“There was never an issue with his being gay, just as there hasn’t been with any of my other customers or employees. He just enjoyed my custom floral designs, and I loved creating them for him,” she said. “But now the state is trying to use this case to force me to create artistic expression that violates my deepest beliefs and take away my life’s work and savings, which will also harm those who I employ. I’m not asking for anything that our Constitution hasn’t promised me and every other American: the right to create freely, and to live out my faith without fear of government punishment or interference.
“The First Amendment does not permit [the] oppressive result” imposed by the state court system in Washington, the brief argues, and the state’s demands of her to “violate her right to free speech and her right to the free exercise of religion under the First and Fourteenth Amendments.”
The Washington state Supreme Court oddly found that floral arrangements are “conduct” and subject to the state’s anti-discrimination laws.
Regarding Phillips’ case, which will be heard by the U.S. Supreme Court in the fall, Jeremy Tedesco, senior counsel for ADF, said Phillips’ ability to make a living and run his family business “shouldn’t be threatened simply because he exercised his artistic freedom.”
“Artists speak through their art, and when Jack creates custom wedding cakes, he is promoting and celebrating the couple’s wedding. Jack will gladly allow anyone to purchase any product he sells, but he simply can’t put his artistic talents to use on a custom cake for an event so at odds with his faith convictions,” he said.
“The ACLU, which is opposing Jack and other artists in Washington and Arizona, would rather use the strong-arm of government to eradicate from the public square people whose views differ from the government’s. We hope the Supreme Court will affirm how illegitimate that is,” said Tedesco.
“In contrast to the ruling against Phillips, the commission found in 2015 that three other Denver cake artists were not guilty of creed discrimination when they declined a Christian customer’s request for a cake that reflected his religious opposition to same-sex marriage,” explained ADF, pointing out the double-standard the Colorado government has adopted as practice.
While many bureaucratic and court decisions in recent years have endorsed the homosexual agenda’s requirement that Christians support their cause, several recent decisions just have gone against the tide.
WND reported earlier this month a federal appeals court upheld a Mississippi law that protects the religious freedom of those who believe that marriage is the union of one man and one woman, and that gender is determined at birth.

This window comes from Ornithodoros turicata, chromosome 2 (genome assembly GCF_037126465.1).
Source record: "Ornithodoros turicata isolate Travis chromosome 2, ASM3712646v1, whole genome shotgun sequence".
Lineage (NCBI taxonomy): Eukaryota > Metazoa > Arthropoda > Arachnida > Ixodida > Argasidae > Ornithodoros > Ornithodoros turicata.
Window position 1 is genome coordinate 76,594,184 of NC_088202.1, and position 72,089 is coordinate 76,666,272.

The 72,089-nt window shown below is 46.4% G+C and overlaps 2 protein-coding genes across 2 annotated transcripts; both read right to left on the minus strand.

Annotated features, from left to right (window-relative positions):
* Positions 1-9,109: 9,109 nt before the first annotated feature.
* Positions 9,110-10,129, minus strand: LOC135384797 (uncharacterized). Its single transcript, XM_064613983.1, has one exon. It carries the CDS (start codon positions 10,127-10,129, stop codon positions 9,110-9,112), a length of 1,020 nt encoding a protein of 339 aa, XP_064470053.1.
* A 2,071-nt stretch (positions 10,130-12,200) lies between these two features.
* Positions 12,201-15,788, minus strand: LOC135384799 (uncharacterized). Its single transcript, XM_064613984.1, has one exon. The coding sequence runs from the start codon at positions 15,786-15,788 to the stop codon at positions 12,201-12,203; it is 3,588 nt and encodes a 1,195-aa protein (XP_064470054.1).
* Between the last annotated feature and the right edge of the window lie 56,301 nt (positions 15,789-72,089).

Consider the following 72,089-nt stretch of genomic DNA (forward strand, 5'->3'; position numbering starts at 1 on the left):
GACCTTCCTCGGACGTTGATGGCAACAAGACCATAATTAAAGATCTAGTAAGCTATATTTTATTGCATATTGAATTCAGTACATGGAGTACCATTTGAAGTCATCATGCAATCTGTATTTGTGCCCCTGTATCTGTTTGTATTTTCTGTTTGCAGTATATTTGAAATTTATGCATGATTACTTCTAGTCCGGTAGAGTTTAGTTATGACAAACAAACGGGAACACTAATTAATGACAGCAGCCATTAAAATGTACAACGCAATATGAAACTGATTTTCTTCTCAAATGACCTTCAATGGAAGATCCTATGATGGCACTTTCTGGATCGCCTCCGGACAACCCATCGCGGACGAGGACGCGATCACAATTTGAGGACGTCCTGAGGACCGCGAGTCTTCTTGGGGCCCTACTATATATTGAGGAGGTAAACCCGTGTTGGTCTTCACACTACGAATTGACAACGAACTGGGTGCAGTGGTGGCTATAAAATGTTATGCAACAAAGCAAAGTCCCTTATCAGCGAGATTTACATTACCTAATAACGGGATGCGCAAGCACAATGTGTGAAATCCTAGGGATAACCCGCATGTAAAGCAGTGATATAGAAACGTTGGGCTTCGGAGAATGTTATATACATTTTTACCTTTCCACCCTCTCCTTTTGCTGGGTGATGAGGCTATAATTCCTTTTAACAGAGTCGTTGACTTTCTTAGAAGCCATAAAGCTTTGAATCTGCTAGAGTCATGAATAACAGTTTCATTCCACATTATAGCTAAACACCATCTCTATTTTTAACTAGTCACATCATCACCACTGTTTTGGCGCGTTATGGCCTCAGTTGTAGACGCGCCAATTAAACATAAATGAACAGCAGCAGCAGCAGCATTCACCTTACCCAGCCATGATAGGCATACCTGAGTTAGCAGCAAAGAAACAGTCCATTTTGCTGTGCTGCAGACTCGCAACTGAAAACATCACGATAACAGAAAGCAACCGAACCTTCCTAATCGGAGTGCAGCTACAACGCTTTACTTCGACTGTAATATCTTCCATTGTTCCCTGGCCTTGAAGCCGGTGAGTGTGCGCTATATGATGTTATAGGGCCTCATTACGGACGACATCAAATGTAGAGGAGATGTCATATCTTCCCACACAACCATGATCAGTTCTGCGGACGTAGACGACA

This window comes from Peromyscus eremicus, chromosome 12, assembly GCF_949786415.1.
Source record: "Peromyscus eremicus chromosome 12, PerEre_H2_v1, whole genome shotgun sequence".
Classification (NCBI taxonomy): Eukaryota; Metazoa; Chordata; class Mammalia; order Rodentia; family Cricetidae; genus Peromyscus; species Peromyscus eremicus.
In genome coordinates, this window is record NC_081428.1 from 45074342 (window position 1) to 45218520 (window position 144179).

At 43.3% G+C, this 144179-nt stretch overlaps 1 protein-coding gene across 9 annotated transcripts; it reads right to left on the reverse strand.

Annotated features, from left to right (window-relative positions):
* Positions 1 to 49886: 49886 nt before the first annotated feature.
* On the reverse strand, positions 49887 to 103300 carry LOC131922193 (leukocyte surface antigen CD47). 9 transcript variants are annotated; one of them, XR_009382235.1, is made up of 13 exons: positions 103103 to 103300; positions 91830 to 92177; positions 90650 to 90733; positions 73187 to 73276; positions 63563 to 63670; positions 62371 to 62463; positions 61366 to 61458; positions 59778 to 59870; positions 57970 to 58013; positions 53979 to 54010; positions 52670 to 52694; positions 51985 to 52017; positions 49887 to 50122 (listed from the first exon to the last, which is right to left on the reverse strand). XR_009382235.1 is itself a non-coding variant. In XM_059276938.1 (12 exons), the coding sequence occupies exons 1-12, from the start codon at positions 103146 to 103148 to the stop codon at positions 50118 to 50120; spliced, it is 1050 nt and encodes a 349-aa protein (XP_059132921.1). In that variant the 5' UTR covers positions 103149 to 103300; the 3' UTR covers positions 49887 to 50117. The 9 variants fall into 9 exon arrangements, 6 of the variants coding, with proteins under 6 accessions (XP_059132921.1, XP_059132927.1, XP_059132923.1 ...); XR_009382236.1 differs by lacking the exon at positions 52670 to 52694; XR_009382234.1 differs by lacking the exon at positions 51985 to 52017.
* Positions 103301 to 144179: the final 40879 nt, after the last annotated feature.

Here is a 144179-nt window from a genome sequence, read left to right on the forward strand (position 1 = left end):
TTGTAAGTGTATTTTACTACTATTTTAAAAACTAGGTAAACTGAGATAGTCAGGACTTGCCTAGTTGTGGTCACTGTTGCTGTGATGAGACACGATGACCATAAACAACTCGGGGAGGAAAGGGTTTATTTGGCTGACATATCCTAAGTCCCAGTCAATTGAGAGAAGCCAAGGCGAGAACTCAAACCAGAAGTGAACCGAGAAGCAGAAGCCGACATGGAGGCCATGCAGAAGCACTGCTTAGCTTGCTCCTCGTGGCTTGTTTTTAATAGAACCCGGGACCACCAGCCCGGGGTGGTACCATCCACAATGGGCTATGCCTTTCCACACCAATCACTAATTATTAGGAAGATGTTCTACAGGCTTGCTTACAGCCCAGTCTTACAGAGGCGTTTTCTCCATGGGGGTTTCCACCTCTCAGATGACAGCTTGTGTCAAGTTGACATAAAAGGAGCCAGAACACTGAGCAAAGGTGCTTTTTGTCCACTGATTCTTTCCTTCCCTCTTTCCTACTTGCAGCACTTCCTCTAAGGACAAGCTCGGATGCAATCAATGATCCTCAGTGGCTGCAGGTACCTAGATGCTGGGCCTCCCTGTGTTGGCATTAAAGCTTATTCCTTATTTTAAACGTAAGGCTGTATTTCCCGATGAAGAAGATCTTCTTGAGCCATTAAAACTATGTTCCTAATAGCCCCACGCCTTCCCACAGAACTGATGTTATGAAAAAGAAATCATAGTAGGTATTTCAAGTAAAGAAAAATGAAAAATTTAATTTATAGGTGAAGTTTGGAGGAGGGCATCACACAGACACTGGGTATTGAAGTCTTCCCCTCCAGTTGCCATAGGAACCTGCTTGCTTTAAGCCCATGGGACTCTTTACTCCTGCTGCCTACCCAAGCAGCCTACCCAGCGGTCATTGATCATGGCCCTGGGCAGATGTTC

The 5th U.S. Circuit Court not only reversed an injunction imposed by a lower court – preventing the implementation of the Protecting Freedom of Conscience from Government Discrimination Act – it went further and simply dismissed the case.
The ruling found that the individuals and homosexual advocacy organizations who challenged the law didn’t have standing to bring their claims.
Alliance Defending Freedom attorneys are part of the legal team representing Gov. Phil Bryant in the lawsuits, Barber v. Bryant and Campaign for Southern Equality v. Bryant.
ADF Senior Counsel Kevin Theriot reacted to the ruling.
“Good laws like Mississippi’s protect freedom and harm no one. The court did the right thing in finding that those who have challenged this law haven’t been harmed and, therefore, can’t try to take the law down,” he said.
Theriot explained that the sole purpose of the law is “to ensure that Mississippians don’t live in fear of losing their careers or their businesses simply for affirming marriage as a husband-wife union.”
WND also reported earlier on a case brought against a T-shirt maker by the Lexington-Fayette Urban County Human Rights Commission in Kentucky.
The group appealed to the state’s Supreme Court a recent appeals court decision that business owners must serve all people equally but don’t have to treat all messages equally.
It was a T-shirt printer, Blaine Adamson, who, with his company Hands On Originals, was sued by the local Human Rights Commission for refusing to promote “gay” rights.
WND reported in May when the Kentucky Court of Appeals affirmed a Fayette Circuit Court decision that sided with Adamson, saying he could not be forced, in violation of his faith, to print messages demanded by “gay” customers.
The Alliance Defending Freedom contends the high court should leave the decision alone.
A recent court decision also allows government officials to exempt themselves from performing same-sex “marriages” based on religious faith.
The ruling by the 4th U.S. Circuit Court of Appeals said magistrates in North Carolina can excuse themselves from performing same-sex marriages.